The cognition-knowledge distinction in Kant and Dilthey and the implications for psychology and self-understanding
David Bourget (Western Ontario)
David Chalmers (ANU, NYU)
Rafael De Clercq
Jack Alan Reynolds
Learn more about PhilPapers
Studies in History and Philosophy of Science Part A 34 (1):149-164 (2003)
Both Kant and Dilthey distinguish between cognition and knowledge, but they do so differently in accordance with their respective theoretical interests. Kant's primary cognitive interest is in the natural sciences, and from this perspective the status of psychology is questioned because its phenomena are not mathematically measurable. Dilthey, by contrast, reconceives psychology as a human science.For Kant, knowledge is conceptual cognition that has attained certainty by being part of a rational system. Dilthey also links knowledge with certainty; however, he derives the latter from life-experience rather than from reason. Dilthey's psychology begins with the self-certainty of lived experience and life-knowledge, but this turns out to fall short of cognitive understanding. In the final analysis, both Kant and Dilthey move beyond psychology to arrive at self-understanding. Because of his doubts about introspection, Kant replaces psychology with a pragmatic anthropology to provide a communal framework for self-understanding. Dilthey supplements psychology with other human sciences as part of a project of anthropological reflection.
|Keywords||No keywords specified (fix it)|
|Categories||categorize this paper)|
Setup an account with your affiliations in order to access resources via your University's proxy server
Configure custom proxy (use this if your affiliation does not provide a proxy)
|Through your library|
References found in this work BETA
No references found.
Citations of this work BETA
No citations found.
Similar books and articles
R. A. Makreel & A. Villani (2001). Kant, Dilthey et l'idée d'une critique du jugement historique. Revue de Métaphysique et de Morale 4 (4):445-464.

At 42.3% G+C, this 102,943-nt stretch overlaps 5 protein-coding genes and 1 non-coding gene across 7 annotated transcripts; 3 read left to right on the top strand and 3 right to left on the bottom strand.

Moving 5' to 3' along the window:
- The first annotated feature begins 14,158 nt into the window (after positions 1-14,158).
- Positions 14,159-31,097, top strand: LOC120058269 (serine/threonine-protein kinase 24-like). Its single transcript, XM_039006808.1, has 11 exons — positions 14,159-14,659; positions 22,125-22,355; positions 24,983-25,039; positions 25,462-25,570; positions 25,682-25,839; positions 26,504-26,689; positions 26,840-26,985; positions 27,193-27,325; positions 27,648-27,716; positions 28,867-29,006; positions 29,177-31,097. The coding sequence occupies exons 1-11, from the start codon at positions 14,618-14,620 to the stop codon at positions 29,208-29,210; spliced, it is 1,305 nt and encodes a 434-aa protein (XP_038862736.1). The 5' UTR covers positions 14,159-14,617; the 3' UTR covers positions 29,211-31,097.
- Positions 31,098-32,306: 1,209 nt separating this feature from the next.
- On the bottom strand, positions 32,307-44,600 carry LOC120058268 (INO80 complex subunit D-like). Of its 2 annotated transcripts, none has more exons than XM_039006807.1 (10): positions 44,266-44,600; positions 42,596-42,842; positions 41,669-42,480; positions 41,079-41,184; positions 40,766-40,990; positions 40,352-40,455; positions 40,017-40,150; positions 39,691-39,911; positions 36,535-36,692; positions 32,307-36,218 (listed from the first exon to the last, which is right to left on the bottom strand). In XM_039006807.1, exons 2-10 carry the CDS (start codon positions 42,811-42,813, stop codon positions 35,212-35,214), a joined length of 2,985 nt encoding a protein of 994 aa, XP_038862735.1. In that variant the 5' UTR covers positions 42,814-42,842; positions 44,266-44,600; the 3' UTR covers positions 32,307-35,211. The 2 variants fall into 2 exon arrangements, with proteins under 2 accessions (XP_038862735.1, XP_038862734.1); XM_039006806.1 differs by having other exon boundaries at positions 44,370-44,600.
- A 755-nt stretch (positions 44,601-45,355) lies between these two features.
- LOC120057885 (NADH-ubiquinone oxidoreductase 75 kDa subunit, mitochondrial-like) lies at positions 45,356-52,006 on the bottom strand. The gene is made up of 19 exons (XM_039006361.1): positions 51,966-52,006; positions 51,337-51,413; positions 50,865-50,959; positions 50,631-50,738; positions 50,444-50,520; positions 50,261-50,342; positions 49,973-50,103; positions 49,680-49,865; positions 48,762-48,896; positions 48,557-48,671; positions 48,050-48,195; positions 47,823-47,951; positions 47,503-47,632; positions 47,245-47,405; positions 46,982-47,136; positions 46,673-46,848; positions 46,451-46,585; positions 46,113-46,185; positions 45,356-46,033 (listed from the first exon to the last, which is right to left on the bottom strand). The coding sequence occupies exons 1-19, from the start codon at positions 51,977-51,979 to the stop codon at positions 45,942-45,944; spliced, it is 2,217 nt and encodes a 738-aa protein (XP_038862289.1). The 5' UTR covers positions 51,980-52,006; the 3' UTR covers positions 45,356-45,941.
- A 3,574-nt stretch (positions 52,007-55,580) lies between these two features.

Eric S. Nelson (2011). Self-Reflection, Interpretation, and Historical Life in Dilthey. In Hans-Ulrich Lessing, Rudolf A. Makkreel & Riccardo Pozzo (eds.), Recent Contributions to Dilthey’s Philosophy of the Human Sciences.
Shaun Gallagher (2004). Hermeneutics and the Cognitive Sciences. Journal of Consciousness Studies 11 (10-11):162-174.
Eric Sean Nelson (2008). Interpreting Practice: Dilthey, Epistemology, and the Hermeneutics of Historical Life. Idealistic Studies 38 (1/2):105-122.
Thomas Sturm (2001). How Not to Investigate the Human Mind: Kant on the Impossibility of Empirical Psychology. In Eric Watkins (ed.), Kant and the Sciences. Oxford University Press.
Patrick Kain (2010). Practical Cognition, Intuition, and the Fact of Reason. In Benjamin Lipscomb & James Krueger (eds.), Kant's Moral Metaphysics: God, Freedom, and Immortality. de Gruyter. 211--230.
Rudolf A. Makkreel (2003). The Cognition–Knowledge Distinction in Kant and Dilthey and the Implications for Psychology and Self-Understanding. Studies in History and Philosophy of Science Part A 34 (1):149-164.
Rebecca Kukla (ed.) (2006). Aesthetics and Cognition in Kant's Critical Philosophy. Cambridge University Press.
Added to index2009-01-28
Total downloads29 ( #66,093 of 1,168,018 )
Recent downloads (6 months)1 ( #140,420 of 1,168,018 )
How can I increase my downloads?